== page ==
“My philosophy is that fulfillment in any art or profession comes when your own work, words and actions are of benefit to yourself and those around you,” says cello performance major Jacob Bedroske. We should expect to see his philosophy in action during his upcoming senior recital.
Bedroske will be playing an all 20th century program: Francis Poulenc’s sonata for cello and piano, three pieces for cello and piano by Nadia Boulanger and a solo cello suite by Gaspar Cassado.
“But don’t let that scare you away! It’s all pretty consonant, really!” he defended. “Expect quirkiness mixed with simplicity and beauty, all topped off with some Spanish drama.”
A cellist since age six, Bedroske has considerable respect for the instrument.
“I just loved its sound,” he explained, “and definitely still do. It’s a hugely versatile instrument, and feels physically very natural to play. Plus, you always get to have a seat!”
His instrumental repertoire isn’t reserved to the cello, however. He can play the trombone and plays bass guitar for a “progressive nerd trash metal” band called Forcefield from Menasha.
Bedroske has a particular penchant for music that pushes the boundaries of its genre—progressive and unusual music. But artists who stick to their genre and are good at it are great, too.
“Lately I’ve been on a metal and electronic music kick,” he continued. “Yes, Dream Theater, Revocation and a lesser-known producer Seven Lions are some of my favorite artists, just to name a few. For cellists, some influences are Lynn Harroll, Jacqueline Du Pre and Apocalyptica.”
As he hails from Oshkosh, Bedroske explored many distant schools before realizing that it wasn’t necessary to go far away to find a fantastic education. “Lawrence basically had everything I wanted,” he said. “And while I’m far enough away that I’m not pestered by my family, it’s close enough that I can go back and visit and get free laundry and food to boot.”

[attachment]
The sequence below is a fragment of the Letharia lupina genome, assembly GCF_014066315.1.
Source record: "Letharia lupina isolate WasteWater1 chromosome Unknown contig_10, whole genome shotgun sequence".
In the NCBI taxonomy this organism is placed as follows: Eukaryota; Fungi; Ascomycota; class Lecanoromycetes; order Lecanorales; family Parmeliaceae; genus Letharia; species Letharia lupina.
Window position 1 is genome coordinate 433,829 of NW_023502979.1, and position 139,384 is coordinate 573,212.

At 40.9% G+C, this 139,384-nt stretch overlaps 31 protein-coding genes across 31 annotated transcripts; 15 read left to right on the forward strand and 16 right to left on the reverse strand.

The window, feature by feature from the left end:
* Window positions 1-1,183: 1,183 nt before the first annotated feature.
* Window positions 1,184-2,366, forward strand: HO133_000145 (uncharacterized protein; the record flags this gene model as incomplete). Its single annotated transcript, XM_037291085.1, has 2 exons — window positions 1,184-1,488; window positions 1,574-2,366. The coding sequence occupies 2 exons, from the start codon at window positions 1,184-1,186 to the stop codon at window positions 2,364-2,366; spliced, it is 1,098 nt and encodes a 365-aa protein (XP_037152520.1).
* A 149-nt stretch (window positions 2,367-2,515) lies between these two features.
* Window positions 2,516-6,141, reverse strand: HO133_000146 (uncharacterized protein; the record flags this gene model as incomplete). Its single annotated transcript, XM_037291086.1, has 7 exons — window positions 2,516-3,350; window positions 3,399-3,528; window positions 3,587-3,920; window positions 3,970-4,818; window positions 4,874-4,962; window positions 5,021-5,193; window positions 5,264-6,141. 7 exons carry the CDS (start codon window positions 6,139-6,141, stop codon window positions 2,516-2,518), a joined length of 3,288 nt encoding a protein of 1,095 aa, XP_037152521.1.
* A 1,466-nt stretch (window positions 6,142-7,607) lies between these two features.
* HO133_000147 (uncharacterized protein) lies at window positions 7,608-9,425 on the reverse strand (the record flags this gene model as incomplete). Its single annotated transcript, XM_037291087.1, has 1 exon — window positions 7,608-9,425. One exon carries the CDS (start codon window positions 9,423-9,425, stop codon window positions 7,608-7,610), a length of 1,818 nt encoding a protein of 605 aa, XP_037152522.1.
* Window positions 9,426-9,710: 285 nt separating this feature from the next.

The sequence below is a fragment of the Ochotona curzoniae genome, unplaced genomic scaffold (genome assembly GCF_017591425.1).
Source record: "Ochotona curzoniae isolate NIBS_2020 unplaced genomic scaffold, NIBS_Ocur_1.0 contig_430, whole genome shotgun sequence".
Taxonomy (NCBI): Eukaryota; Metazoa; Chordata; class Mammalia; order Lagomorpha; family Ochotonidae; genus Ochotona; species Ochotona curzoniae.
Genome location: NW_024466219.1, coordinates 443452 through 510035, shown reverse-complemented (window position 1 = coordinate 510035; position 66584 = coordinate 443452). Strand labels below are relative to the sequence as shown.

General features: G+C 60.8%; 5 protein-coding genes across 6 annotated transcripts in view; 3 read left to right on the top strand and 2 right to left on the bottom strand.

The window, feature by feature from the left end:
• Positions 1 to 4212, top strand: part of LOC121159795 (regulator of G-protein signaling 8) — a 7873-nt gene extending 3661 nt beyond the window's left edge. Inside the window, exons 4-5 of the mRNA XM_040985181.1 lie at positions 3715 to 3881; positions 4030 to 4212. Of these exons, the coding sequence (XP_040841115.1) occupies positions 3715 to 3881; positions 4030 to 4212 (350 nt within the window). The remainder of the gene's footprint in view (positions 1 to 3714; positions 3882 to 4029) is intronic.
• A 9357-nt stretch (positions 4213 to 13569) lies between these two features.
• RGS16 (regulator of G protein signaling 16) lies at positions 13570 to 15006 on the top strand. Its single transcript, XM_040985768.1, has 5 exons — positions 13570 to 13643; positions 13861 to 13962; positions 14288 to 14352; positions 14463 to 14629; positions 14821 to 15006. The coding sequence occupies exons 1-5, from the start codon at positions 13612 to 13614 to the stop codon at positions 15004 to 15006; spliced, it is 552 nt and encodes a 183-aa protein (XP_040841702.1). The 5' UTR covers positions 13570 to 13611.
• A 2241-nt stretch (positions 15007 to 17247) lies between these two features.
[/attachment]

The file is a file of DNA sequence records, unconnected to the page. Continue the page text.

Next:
He has been, all things considered, very much pleased with his experiences here. His professors have all been helpful and personable, and outside of occasionally not being able to find a practice room, the Conservatory has expanded his playing hugely in both technical and artistic respects.
“The best part about Lawrence, though, is the people here,” he concluded. “I’ve made so many wonderful friends and connections here that will definitely last a long time.”
For the time being, Bedroske’s post-grad plans are to stick around town. He works at Stringworks in Appleton, a stringed instrument workshop and seller. He will likely also audition for some orchestras and ensembles in the area, “play the scene” a bit, as he definitely wants to keep musical collaboration as a part of his life.
On campus, Bedroske is involved in Gaming Club and Computer Science Club.
“It’s so much more than couch potato escapism,” he explained, “especially when multiple people are playing together!”
He is an automobile nut as well, especially classic models of all nationalities. (“Saab-in’ for life!”)
He is also involved in the Heavy Metal Ensemble of Lawrence University. “Our concert is May 2 at 8 p.m. in the Chapel,” he said.
Bedroske wishes to deliver a gargantuan pile of thank yous toward his accompanists Michael Gold and Evan Conway.
“I owe you guys like a million drinks,” he said.
The recital will be on April 15 at 8 p.m. in Harper Hall.